Video streaming works by using Traditional Streaming or HTTP-based Adaptive Streaming technologies. HTTP-based streaming utilizes the HTTP protocol allowing for easier caching, and this results in faster video streams.
In Traditional Streaming, media servers are used to serve content. It uses special media protocols like RTSP, or Real Time Streaming Protocol, RTMP, or Real Time Messaging Protocol, and RDT, or Real Data protocol. In RTSP, the video will be sent as small packets, in sequence, in a format called RTP packet. The RTP packets are around 1 MB for 1 Mbps quality video.
If there are only three seconds of content in your buffer, the streaming server only serves two seconds, no matter how long you wait resulting into almost no bandwidth loss.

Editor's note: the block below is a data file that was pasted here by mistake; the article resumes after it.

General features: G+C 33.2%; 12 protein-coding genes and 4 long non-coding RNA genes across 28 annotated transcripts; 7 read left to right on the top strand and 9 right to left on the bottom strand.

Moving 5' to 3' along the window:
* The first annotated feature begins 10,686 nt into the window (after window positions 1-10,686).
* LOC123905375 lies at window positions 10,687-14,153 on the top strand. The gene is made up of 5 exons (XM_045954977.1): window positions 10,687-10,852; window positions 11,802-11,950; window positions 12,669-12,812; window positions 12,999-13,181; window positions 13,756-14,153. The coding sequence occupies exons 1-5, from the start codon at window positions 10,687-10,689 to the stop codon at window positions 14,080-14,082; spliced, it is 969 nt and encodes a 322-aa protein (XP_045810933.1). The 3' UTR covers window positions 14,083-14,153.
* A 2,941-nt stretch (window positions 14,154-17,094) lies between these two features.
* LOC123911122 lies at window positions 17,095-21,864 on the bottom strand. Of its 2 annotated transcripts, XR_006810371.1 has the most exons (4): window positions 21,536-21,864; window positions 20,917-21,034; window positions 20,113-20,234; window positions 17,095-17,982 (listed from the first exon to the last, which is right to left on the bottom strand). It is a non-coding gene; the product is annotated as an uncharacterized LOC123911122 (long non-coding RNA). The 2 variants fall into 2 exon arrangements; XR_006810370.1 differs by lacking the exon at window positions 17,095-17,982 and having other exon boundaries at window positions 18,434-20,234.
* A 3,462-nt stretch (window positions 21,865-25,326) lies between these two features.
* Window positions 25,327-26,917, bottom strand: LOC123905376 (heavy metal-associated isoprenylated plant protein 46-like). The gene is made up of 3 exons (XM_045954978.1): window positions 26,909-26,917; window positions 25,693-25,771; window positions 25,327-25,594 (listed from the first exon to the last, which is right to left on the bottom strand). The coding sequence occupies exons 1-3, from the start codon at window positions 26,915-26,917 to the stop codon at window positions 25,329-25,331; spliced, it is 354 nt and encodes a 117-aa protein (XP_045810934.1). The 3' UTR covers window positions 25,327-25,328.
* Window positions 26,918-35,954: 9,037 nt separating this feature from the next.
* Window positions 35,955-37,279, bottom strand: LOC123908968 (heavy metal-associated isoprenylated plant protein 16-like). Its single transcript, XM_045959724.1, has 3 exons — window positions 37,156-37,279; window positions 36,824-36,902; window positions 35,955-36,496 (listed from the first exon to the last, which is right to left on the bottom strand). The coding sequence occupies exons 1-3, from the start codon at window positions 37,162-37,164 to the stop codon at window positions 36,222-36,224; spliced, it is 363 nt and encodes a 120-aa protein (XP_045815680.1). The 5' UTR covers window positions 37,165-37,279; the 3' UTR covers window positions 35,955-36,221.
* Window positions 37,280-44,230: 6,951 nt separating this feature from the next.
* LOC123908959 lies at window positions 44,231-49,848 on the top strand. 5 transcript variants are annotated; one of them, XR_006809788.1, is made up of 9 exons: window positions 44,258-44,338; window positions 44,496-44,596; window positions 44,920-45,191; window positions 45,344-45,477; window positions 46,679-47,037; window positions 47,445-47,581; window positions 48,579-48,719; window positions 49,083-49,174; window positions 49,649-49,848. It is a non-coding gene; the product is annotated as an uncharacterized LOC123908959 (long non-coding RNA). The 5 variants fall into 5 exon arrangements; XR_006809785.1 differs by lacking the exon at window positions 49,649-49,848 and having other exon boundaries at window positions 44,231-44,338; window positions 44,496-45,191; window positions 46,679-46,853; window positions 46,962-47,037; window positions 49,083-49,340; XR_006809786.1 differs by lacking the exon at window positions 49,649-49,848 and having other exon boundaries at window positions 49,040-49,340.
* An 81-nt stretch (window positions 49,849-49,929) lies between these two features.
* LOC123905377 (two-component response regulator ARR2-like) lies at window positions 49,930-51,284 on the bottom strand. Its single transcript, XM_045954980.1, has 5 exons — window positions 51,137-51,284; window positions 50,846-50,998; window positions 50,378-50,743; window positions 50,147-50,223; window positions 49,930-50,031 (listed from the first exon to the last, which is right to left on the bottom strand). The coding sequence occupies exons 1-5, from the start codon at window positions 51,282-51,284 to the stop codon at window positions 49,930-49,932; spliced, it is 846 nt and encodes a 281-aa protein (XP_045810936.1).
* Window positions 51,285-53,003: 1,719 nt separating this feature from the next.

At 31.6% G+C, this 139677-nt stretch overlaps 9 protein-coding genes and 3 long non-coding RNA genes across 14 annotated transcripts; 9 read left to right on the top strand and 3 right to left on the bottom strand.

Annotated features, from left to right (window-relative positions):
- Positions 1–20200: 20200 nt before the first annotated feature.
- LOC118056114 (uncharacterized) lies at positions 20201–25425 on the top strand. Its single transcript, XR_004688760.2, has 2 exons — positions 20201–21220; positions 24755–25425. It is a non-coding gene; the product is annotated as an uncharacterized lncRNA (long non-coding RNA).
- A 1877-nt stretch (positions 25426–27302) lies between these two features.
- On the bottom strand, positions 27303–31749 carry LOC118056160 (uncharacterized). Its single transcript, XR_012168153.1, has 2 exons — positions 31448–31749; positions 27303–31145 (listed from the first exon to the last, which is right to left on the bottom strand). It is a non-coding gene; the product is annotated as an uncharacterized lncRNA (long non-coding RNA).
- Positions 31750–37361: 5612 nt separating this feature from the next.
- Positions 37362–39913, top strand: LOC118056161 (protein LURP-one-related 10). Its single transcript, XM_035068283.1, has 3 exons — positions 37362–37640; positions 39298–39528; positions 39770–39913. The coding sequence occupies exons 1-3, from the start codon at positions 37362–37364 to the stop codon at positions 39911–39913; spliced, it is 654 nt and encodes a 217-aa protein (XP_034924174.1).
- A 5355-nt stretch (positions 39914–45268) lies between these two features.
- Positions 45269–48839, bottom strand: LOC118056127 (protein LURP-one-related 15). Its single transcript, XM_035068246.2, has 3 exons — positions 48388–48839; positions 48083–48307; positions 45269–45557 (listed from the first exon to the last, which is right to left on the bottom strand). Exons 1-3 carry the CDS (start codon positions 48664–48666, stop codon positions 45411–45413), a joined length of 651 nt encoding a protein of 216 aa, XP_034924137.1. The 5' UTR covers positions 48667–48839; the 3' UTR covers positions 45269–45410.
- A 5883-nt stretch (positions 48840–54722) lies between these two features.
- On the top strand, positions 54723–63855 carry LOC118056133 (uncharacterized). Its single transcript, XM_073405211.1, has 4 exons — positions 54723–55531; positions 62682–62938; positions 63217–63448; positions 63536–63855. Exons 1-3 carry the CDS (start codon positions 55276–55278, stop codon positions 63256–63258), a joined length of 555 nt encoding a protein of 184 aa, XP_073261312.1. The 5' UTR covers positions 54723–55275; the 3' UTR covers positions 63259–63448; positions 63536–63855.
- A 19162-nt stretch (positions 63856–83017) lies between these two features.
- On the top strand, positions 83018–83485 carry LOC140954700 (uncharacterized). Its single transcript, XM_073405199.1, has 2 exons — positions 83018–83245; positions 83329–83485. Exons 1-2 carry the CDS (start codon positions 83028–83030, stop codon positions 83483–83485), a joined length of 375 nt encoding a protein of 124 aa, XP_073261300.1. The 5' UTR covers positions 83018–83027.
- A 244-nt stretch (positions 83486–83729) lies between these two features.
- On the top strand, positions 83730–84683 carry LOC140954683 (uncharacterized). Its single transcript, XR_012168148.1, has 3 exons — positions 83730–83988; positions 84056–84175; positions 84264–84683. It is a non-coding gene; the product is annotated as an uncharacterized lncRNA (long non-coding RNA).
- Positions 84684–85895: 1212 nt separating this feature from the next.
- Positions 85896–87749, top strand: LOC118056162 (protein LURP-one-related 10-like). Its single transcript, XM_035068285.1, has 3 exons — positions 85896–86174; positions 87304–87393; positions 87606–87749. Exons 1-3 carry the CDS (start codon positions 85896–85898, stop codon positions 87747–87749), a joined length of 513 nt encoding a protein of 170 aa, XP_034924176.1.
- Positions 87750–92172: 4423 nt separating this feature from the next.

In Adaptive streaming, videos get encoded in various formats and qualities then transmitted via HTTP protocol onto regular webservers. If your video is in three different qualities, 5 Mbps, 10 Mbps and 15 Mbps, and both the network and CPU are in good condition, then the server feeds your desktop app with 10 Mbps, which means you have a lower chance to wait for the video to load.
In Traditional Streaming, once the client-side starts streaming video the quality remains the same, and if the network weakens it still needs to load that same video quality.